Doesn't seem to make much of a difference and certainly not worth paying for or risking injury. Certainly had no measurable degradation from first season.
     
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  13. charlesj

    charlesj Member

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    I really don't think that is a realistic comparison of production differences, let alone due to cleaning. Solar production from year to year greatly depends on weather from year to year, then the panel degradation over time.
    I made a yearly chart broken down by months. I am in my 8th year and all I can conclude is that weather changes drives production the greatest. If you have micro inverters as I do, not all panels will produce the same power throughout the day, even on a relatively clear sky.
    I noticed on my chart that May was the best producing month for the first 3 years.Next was August. Then it was June, July, back to June and again this year. The yearly production is also all over the place.

    The only realistic way to measure the effects of cleaning is that video that measures right away before and after. But even that video I am not sure if the person measure correctly by somehow keeping the voltage constant or something like that.

    It is a good practice.
     
  14. KSilver2000

    KSilver2000 Active Member

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    You're getting down to the nitty gritty details. Overall, my point was the couple % variation from year to year makes it worthless to pay someone to clean my panels. (Yes, I do have microinverters). My solar edge app shows month-by-month comparison over successive years, and I see barely any difference from having cleaned it the first and only time.
    I agree, there's no exact comparison you can do unless you specifically clean only half side of every panel. But, then you have to decide whether you clean the top half or the bottom half, left, or right....
     
  15. Ulmo

    Ulmo Active Member

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    #15 Ulmo, Nov 5, 2019
    Last edited: Nov 5, 2019
    You have to factor in the cost of an accident from cleaning them. What that really means is learn how to clean them without having an accident, and don't overclean them. In the future, drones will do this. For now, I'd like to know best practice, since I have trouble with it. In my area I don't have dust but in the Central Valley they sure do. I have moss! (It's humid here.) I generally don't overclean them. When they look terrible, I'll make sure I have some sort of accident-free session of doing something to clean them. If I lived where it was dusty, I'd look for some way to blow or rinse the dust off.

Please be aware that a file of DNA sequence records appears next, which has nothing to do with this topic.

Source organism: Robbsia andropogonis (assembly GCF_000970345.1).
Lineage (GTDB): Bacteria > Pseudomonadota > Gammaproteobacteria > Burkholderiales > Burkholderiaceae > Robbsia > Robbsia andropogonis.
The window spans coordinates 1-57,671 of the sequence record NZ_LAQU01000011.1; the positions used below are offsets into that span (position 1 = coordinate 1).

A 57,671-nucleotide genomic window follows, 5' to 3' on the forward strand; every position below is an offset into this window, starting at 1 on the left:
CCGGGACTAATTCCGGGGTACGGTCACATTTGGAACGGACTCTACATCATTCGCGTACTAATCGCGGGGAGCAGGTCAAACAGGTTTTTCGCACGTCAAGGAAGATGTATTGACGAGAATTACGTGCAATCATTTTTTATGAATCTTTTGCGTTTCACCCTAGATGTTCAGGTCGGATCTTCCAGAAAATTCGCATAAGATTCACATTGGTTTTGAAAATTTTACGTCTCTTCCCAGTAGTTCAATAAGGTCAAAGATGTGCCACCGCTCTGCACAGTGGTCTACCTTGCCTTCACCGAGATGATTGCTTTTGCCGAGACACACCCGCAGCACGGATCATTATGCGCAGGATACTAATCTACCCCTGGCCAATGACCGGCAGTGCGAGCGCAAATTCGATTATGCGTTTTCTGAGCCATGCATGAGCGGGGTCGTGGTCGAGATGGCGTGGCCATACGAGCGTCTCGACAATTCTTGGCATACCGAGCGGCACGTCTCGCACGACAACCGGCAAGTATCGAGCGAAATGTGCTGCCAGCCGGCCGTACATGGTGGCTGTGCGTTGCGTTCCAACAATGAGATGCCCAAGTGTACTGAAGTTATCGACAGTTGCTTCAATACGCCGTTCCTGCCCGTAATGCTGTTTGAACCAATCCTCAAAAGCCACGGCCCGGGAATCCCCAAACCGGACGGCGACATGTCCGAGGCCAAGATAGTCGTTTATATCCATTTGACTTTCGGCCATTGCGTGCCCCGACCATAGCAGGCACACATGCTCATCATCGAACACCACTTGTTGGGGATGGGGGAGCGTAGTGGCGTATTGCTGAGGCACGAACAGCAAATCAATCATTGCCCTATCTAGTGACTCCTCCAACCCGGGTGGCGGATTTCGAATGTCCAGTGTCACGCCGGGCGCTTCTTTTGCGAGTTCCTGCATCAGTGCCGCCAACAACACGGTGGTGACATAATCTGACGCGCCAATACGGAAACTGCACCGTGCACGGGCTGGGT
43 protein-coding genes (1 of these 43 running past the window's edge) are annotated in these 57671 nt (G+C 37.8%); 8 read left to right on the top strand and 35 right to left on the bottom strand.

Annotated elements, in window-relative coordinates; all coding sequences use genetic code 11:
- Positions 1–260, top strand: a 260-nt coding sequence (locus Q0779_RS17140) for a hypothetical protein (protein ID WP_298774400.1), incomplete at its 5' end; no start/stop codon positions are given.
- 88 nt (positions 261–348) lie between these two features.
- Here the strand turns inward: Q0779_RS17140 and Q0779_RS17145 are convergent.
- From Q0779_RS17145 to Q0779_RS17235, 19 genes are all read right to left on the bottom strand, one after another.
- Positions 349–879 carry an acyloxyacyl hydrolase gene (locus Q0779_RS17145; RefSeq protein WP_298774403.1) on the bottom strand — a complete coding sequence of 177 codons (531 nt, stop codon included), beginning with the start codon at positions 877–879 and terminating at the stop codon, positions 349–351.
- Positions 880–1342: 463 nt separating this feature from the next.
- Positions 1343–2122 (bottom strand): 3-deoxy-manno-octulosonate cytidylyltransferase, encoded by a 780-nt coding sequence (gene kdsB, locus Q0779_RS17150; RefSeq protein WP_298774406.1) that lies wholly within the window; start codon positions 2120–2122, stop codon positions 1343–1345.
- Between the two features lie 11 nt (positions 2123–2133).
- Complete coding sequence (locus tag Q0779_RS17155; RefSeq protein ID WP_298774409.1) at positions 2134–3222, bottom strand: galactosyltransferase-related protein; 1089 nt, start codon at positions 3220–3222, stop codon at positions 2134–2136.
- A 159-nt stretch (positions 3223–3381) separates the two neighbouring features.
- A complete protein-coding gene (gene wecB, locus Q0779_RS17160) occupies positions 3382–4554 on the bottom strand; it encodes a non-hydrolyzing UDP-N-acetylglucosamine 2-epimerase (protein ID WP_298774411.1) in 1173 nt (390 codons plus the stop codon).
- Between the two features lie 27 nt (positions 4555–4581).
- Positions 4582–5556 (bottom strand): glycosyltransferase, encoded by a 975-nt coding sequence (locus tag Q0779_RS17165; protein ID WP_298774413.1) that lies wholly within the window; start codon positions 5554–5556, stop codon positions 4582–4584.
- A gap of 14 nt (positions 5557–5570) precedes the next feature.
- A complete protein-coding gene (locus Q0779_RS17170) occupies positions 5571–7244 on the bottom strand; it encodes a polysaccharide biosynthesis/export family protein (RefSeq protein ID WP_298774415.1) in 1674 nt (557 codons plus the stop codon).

I've heard that using chemical soaps might wash off the anti-fogging and anti-growth coatings. I would be interested in recoating systems because of that potential, but not if it's just a scam, so I'd want to see tests of how effective recoating systems are. I don't presently know of any recoating systems.
     
  16. charlesj

    charlesj Member

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    Ksilver2000, yes we agree if you have to pay, it is not very cost effective.
    Just a side not, my panels variance over 7.5 years is about 170kWh from lowest to best panel.
    I think I added up all 17 panels and it came close to a mWh.
     
  17. jjrandorin

    jjrandorin Another BMW convert

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    Shrug, I paid someone to clean mine on my 2 story house. I have 34 Panels, and a cement tile roof, and the company I paid to clean them took before and after pictures. They used deionized water and a horsehair brush on a long handle to do it. The specific company I used is a window cleaning / screen replacing company that branched out years ago to include solar panel cleaning.

    I dont think I am going to do this every year, but it does not tend to rain a lot here so they get pretty dirty. They took pictures to show me. Here is a before and after of the same set of panels:
     

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  18. Merrill

    Merrill Active Member

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    I do the cleaning myself with an extendable fiberglass pole and brush fed with DI water, some of my panels are on the flat part of my roof and the others are reachable from the ground. Does a good job and only need to do it in the summer, no rain and lots of dust.
     
  19. Odiemac

    Odiemac Member

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    We don’t need to re-invent the wheel here, there is a ton of data from grid-scale solar operators on “panel soiling”. They clean a control panel and measure its variance to soiled panels.

    The data shows that most locations only lose a few percent performance between rains, except in areas where farming or construction kicks up a ton of dust, in which cases the impact can be 10%.

    https://www.nrel.gov/docs/fy17osti/69131.pdf

    AC58B455-E7FE-4DFD-822D-2E2730C8B402.jpeg
     
    • Informative x 2
  20. charlesj

    charlesj Member

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    Wow, yes, a great and difficult job there. No real walking space at the gutter to clean the bottom row.